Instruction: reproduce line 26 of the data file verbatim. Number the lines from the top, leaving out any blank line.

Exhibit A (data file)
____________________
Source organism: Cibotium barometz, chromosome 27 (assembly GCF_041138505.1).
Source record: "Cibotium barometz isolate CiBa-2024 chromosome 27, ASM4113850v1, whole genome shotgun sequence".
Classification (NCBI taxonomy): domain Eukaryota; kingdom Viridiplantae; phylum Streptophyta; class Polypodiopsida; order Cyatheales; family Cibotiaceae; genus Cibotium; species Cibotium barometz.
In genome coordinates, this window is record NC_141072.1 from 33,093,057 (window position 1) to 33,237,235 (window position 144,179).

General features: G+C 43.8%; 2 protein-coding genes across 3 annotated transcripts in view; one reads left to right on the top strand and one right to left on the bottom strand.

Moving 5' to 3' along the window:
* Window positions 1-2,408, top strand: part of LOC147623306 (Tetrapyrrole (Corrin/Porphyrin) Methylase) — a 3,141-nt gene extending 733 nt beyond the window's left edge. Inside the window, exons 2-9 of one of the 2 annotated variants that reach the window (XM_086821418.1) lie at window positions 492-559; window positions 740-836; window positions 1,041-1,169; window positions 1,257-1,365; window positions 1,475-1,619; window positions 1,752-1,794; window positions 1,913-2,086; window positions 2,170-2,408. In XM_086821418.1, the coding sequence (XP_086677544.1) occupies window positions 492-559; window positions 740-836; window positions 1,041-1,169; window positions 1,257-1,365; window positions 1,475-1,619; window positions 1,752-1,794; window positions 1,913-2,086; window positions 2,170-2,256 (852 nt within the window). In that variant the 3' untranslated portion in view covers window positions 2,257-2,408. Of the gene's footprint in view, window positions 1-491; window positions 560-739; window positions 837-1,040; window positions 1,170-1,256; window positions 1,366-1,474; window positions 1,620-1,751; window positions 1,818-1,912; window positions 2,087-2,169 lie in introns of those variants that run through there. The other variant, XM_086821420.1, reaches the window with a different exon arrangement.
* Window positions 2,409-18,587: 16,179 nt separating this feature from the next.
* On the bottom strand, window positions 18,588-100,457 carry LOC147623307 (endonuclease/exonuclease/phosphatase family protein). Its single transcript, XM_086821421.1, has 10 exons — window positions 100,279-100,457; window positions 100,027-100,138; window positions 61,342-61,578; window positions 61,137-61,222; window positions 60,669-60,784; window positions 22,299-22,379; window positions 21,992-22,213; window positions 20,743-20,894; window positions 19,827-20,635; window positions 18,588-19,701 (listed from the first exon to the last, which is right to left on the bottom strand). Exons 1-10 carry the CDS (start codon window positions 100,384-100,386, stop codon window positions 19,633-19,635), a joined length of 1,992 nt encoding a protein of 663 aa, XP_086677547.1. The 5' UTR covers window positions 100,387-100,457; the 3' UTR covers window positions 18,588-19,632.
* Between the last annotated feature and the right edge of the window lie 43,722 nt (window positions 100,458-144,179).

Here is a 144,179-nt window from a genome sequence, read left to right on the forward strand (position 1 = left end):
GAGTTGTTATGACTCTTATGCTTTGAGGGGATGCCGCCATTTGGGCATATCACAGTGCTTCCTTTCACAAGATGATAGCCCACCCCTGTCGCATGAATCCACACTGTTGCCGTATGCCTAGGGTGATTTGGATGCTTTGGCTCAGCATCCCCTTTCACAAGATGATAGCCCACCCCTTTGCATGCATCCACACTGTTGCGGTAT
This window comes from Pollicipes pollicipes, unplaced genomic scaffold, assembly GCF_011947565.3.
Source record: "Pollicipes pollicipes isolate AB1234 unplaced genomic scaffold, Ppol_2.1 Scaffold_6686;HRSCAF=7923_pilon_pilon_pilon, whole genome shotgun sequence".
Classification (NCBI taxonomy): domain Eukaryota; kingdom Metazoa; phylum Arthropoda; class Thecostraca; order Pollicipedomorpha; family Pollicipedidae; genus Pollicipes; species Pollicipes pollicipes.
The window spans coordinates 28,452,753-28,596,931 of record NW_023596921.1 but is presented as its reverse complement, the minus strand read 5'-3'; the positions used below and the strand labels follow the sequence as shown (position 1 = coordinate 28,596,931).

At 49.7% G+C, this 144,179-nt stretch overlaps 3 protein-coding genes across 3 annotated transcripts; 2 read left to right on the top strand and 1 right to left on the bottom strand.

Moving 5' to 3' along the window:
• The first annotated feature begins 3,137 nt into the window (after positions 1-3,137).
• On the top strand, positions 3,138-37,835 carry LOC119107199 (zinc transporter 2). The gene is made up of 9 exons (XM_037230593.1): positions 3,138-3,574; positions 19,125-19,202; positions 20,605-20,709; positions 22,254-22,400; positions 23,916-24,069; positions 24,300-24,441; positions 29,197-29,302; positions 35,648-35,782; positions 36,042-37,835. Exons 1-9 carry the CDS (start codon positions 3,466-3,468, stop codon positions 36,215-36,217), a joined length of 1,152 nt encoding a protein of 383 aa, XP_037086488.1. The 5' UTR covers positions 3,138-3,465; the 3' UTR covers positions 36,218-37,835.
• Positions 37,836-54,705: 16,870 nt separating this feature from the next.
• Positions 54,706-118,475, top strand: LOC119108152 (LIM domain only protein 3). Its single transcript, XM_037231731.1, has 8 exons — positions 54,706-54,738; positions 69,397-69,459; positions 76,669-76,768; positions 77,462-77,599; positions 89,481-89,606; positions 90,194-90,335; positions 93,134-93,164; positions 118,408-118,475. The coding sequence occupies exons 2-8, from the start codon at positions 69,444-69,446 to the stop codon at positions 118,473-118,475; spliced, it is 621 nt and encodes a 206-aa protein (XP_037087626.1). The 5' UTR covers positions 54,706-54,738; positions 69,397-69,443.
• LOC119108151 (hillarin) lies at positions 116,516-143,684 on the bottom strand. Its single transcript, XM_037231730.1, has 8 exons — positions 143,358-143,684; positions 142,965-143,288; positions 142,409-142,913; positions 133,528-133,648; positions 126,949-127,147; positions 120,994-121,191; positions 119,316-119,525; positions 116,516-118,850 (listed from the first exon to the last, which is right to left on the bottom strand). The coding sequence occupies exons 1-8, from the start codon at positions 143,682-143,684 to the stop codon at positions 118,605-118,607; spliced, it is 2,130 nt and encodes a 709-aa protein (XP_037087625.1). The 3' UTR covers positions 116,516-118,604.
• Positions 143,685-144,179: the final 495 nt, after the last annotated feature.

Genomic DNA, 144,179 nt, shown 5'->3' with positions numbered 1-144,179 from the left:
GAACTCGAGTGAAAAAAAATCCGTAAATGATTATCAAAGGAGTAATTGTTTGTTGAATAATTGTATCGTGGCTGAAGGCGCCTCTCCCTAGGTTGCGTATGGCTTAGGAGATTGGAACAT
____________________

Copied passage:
GAACTCGAGTGAAAAAAAATCCGTAAATGATTATCAAAGGAGTAATTGTTTGTTGAATAATTGTATCGTGGCTGAAGGCGCCTCTCCCTAGGTTGCGTATGGCTTAGGAGATTGGAACAT